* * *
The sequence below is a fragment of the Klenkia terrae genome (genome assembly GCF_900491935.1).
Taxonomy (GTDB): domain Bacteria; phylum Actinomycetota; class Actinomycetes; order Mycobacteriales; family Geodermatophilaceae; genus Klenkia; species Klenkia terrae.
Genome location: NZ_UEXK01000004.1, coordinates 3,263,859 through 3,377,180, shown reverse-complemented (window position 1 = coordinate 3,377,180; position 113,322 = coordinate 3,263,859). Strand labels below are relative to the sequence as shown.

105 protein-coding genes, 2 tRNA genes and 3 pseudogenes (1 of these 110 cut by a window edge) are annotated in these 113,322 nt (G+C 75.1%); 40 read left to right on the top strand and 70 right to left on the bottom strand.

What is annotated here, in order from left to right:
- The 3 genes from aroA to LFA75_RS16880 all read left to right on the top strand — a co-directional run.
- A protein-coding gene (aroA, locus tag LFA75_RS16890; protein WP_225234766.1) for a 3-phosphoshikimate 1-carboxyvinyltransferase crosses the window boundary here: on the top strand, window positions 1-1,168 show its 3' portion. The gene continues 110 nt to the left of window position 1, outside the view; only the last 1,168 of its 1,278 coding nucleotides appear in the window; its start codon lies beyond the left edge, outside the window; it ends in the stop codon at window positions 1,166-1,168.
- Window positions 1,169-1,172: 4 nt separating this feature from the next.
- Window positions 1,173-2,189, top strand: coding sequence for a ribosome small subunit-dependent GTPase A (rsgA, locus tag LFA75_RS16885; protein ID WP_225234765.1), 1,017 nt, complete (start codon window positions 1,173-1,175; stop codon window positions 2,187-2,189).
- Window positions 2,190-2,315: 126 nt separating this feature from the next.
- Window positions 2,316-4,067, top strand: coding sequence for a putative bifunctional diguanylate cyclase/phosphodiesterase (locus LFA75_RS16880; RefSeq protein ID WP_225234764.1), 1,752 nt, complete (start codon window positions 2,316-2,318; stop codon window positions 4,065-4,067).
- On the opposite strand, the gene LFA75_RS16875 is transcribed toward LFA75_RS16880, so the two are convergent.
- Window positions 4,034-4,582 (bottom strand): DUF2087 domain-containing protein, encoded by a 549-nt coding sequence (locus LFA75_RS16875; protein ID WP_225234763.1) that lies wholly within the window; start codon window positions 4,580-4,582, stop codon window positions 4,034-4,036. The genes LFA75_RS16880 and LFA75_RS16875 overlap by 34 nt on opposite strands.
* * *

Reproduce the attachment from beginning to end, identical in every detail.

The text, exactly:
The sequence below is a fragment of the Klenkia terrae genome (genome assembly GCF_900491935.1).
Taxonomy (GTDB): domain Bacteria; phylum Actinomycetota; class Actinomycetes; order Mycobacteriales; family Geodermatophilaceae; genus Klenkia; species Klenkia terrae.
Genome location: NZ_UEXK01000004.1, coordinates 3,263,859 through 3,377,180, shown reverse-complemented (window position 1 = coordinate 3,377,180; position 113,322 = coordinate 3,263,859). Strand labels below are relative to the sequence as shown.

105 protein-coding genes, 2 tRNA genes and 3 pseudogenes (1 of these 110 cut by a window edge) are annotated in these 113,322 nt (G+C 75.1%); 40 read left to right on the top strand and 70 right to left on the bottom strand.

What is annotated here, in order from left to right:
- The 3 genes from aroA to LFA75_RS16880 all read left to right on the top strand — a co-directional run.
- A protein-coding gene (aroA, locus tag LFA75_RS16890; protein WP_225234766.1) for a 3-phosphoshikimate 1-carboxyvinyltransferase crosses the window boundary here: on the top strand, window positions 1-1,168 show its 3' portion. The gene continues 110 nt to the left of window position 1, outside the view; only the last 1,168 of its 1,278 coding nucleotides appear in the window; its start codon lies beyond the left edge, outside the window; it ends in the stop codon at window positions 1,166-1,168.
- Window positions 1,169-1,172: 4 nt separating this feature from the next.
- Window positions 1,173-2,189, top strand: coding sequence for a ribosome small subunit-dependent GTPase A (rsgA, locus tag LFA75_RS16885; protein ID WP_225234765.1), 1,017 nt, complete (start codon window positions 1,173-1,175; stop codon window positions 2,187-2,189).
- Window positions 2,190-2,315: 126 nt separating this feature from the next.
- Window positions 2,316-4,067, top strand: coding sequence for a putative bifunctional diguanylate cyclase/phosphodiesterase (locus LFA75_RS16880; RefSeq protein ID WP_225234764.1), 1,752 nt, complete (start codon window positions 2,316-2,318; stop codon window positions 4,065-4,067).
- On the opposite strand, the gene LFA75_RS16875 is transcribed toward LFA75_RS16880, so the two are convergent.
- Window positions 4,034-4,582 (bottom strand): DUF2087 domain-containing protein, encoded by a 549-nt coding sequence (locus LFA75_RS16875; protein ID WP_225234763.1) that lies wholly within the window; start codon window positions 4,580-4,582, stop codon window positions 4,034-4,036. The genes LFA75_RS16880 and LFA75_RS16875 overlap by 34 nt on opposite strands.